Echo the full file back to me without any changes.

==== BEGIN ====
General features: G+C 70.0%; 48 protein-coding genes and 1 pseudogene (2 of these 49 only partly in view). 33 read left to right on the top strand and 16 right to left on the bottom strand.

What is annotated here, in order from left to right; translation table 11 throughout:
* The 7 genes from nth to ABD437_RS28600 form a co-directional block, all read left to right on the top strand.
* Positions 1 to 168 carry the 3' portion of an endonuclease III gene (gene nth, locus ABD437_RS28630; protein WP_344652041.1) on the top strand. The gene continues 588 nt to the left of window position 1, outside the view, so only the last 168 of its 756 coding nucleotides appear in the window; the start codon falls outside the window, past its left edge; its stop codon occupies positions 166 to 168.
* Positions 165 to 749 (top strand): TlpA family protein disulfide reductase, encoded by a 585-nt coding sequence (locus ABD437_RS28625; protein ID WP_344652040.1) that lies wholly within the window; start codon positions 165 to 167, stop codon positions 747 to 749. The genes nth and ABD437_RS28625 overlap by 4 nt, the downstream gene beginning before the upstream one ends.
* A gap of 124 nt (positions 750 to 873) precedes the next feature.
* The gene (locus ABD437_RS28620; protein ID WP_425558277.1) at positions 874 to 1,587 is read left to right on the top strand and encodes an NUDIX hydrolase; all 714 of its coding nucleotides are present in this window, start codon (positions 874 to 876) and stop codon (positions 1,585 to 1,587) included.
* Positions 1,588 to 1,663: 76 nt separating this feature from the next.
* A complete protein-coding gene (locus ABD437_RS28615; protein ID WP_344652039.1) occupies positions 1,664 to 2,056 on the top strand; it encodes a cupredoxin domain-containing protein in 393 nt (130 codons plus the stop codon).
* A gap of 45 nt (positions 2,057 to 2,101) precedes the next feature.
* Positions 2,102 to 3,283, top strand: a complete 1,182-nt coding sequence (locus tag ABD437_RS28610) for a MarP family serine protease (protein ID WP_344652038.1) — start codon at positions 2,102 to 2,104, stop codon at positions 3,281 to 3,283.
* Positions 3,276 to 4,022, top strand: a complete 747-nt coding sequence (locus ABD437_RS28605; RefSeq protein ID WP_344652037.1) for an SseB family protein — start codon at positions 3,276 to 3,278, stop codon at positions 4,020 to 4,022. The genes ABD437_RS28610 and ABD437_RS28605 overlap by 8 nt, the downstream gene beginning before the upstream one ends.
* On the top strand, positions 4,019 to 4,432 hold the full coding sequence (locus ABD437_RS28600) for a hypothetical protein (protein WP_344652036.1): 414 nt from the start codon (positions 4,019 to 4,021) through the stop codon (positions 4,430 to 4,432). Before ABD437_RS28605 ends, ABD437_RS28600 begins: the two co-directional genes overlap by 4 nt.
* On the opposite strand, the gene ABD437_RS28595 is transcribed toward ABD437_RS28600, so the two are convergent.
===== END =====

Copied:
General features: G+C 70.0%; 48 protein-coding genes and 1 pseudogene (2 of these 49 only partly in view). 33 read left to right on the top strand and 16 right to left on the bottom strand.

What is annotated here, in order from left to right; translation table 11 throughout:
* The 7 genes from nth to ABD437_RS28600 form a co-directional block, all read left to right on the top strand.
* Positions 1 to 168 carry the 3' portion of an endonuclease III gene (gene nth, locus ABD437_RS28630; protein WP_344652041.1) on the top strand. The gene continues 588 nt to the left of window position 1, outside the view, so only the last 168 of its 756 coding nucleotides appear in the window; the start codon falls outside the window, past its left edge; its stop codon occupies positions 166 to 168.
* Positions 165 to 749 (top strand): TlpA family protein disulfide reductase, encoded by a 585-nt coding sequence (locus ABD437_RS28625; protein ID WP_344652040.1) that lies wholly within the window; start codon positions 165 to 167, stop codon positions 747 to 749. The genes nth and ABD437_RS28625 overlap by 4 nt, the downstream gene beginning before the upstream one ends.
* A gap of 124 nt (positions 750 to 873) precedes the next feature.
* The gene (locus ABD437_RS28620; protein ID WP_425558277.1) at positions 874 to 1,587 is read left to right on the top strand and encodes an NUDIX hydrolase; all 714 of its coding nucleotides are present in this window, start codon (positions 874 to 876) and stop codon (positions 1,585 to 1,587) included.
* Positions 1,588 to 1,663: 76 nt separating this feature from the next.
* A complete protein-coding gene (locus ABD437_RS28615; protein ID WP_344652039.1) occupies positions 1,664 to 2,056 on the top strand; it encodes a cupredoxin domain-containing protein in 393 nt (130 codons plus the stop codon).
* A gap of 45 nt (positions 2,057 to 2,101) precedes the next feature.
* Positions 2,102 to 3,283, top strand: a complete 1,182-nt coding sequence (locus tag ABD437_RS28610) for a MarP family serine protease (protein ID WP_344652038.1) — start codon at positions 2,102 to 2,104, stop codon at positions 3,281 to 3,283.
* Positions 3,276 to 4,022, top strand: a complete 747-nt coding sequence (locus ABD437_RS28605; RefSeq protein ID WP_344652037.1) for an SseB family protein — start codon at positions 3,276 to 3,278, stop codon at positions 4,020 to 4,022. The genes ABD437_RS28610 and ABD437_RS28605 overlap by 8 nt, the downstream gene beginning before the upstream one ends.
* On the top strand, positions 4,019 to 4,432 hold the full coding sequence (locus ABD437_RS28600) for a hypothetical protein (protein WP_344652036.1): 414 nt from the start codon (positions 4,019 to 4,021) through the stop codon (positions 4,430 to 4,432). Before ABD437_RS28605 ends, ABD437_RS28600 begins: the two co-directional genes overlap by 4 nt.
* On the opposite strand, the gene ABD437_RS28595 is transcribed toward ABD437_RS28600, so the two are convergent.